President Donald Trump is pictured. | Saul Loeb/AFP/Getty
Donald Trump issued a presidential memorandum Wednesday declaring that the controversial provisions of his travel ban will kick in 72 hours after the court injunctions are lifted—if they ever are. | Getty

Trump tweaks travel ban timing

President Donald Trump modified the timing of his travel ban executive order Wednesday in an apparent bid to bolster his chances of persuading the Supreme Court to revive the embattled measure.

The most controversial provision in Trump’s order—a 90-day ban on issuance of visas to citizens of six majority-Muslim countries—was set to run out Wednesday. And a 120-day halt Trump ordered to the admission of refugees was set to run out next month.

However, because of injunctions, neither of the provisions took effect. Some opponents of the measures have argued that the legal disputes were moot or would be soon because of the time limits in the March order.

So, Trump issued a presidential memorandum Wednesday declaring that the controversial provisions will kick in 72 hours after the court injunctions are lifted—if they ever are.

“To the extent it is necessary, this memorandum should be construed to amend the Executive Order,” Trump wrote.

The White House released the document at about the same time the Justice Department submitted new legal filings to the Supreme Court, asking the justices to take up the validity of the purported anti-terrorism measure and to let the order take effect while the litigation continues.

In the submissions, Justice Department lawyers said critics were misreading Trump’s order. The “common sense” reading was that the 90-day and 120-day provisions were on hold and would kick in when the injunctions were lifted, the government argued.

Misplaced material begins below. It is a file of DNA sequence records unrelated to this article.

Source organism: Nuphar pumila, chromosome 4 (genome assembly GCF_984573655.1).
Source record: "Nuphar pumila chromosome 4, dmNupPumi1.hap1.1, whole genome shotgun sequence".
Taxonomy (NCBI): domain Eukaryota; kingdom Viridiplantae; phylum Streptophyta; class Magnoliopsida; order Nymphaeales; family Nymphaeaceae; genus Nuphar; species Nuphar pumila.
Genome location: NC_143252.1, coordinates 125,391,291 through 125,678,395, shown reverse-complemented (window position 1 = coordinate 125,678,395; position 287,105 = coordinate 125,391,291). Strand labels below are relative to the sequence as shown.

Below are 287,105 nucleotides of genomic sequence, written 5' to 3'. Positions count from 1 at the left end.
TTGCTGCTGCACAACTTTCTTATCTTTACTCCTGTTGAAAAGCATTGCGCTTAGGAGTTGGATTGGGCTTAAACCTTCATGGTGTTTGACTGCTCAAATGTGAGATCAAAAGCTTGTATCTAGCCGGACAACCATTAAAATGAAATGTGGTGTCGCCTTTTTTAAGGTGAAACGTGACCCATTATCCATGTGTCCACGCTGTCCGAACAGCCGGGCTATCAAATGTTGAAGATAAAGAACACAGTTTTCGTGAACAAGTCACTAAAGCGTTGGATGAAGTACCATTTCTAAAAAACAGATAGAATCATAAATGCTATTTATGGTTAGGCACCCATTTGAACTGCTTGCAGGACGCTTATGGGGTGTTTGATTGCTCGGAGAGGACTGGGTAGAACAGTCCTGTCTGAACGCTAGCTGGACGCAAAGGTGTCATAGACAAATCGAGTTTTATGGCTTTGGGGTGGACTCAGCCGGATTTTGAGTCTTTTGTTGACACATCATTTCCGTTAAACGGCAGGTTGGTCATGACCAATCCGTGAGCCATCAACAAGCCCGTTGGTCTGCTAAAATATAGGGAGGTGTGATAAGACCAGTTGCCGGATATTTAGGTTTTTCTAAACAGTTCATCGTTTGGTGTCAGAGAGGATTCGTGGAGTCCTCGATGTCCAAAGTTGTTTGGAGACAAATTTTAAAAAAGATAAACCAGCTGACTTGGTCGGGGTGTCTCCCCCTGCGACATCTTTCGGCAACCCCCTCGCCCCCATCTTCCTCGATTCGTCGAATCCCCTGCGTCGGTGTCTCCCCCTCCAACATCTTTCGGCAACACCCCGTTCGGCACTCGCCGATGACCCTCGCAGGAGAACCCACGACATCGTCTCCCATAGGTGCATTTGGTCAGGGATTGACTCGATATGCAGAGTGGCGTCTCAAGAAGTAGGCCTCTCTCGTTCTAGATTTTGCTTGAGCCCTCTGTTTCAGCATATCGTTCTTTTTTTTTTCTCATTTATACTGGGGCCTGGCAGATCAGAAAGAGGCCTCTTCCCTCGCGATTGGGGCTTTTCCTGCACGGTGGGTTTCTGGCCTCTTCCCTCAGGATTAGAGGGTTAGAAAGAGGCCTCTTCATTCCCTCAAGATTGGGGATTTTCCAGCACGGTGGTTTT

Nevertheless, Trump issued the clarification Wednesday indicating that he wasn’t just allowing the order to peter out.

“If any doubt existed on that score, the President has resolved it in his memorandum clarifying and amending the relevant provisions of the Order,” Acting Solicitor General Jeff Wall wrote in a new brief. “The government’s challenge is not moot.”

“Now that Trump has [issued the clarification,] there is no question that this case presents a live dispute and that a stay would provide meaningful relief,” Wall added in another filing.

The White House had no official explanation for the change, but an administration official said the move should bring greater clarity to the legal fight.

“The memorandum confirms that the various time periods in enjoined provisions of the EO…do not start until the injunctions are lifted,” said the official, who asked not to be named. “As DOJ has explained, that understanding is clear from the text of the EO and common sense – a time period can’t end before it begins. But this memorandum eliminates any question on that issue and allows DOJ to focus on the real issues in the case.”

The White House took a different tack in clarifying the March travel ban order than it did after Trump’s first order on the subject, issued in January. After disagreement arose about whether that first order covered permanent U.S. residents, White House Counsel Don McGahn issued a memo saying it did not.

Some federal judges later questioned the validity of that exercise. They contended there was little authority for the president’s lawyer to modify or interpret an executive order without another formal action by the president himself.

Trump eventually did just that, issuing a redrafted order in March in a bid to get out from under a broad injunction a federal judge in Washington state issued against the first travel ban order.

Just before the revised order was set to take effect in March, a federal judge in Maryland blocked the visa ban, while one in Hawaii blocked the visa ban, the refugee halt and other provisions.

Two federal appeals courts—the 4th Circuit and the 9th Circuit—have turned down the Trump administration’s requests to lift those injunctions.

The Supreme Court is expected to act next week on the federal government’s stay requests and perhaps to indicate whether and when the justices will hear arguments on the legality of the travel ban policy.

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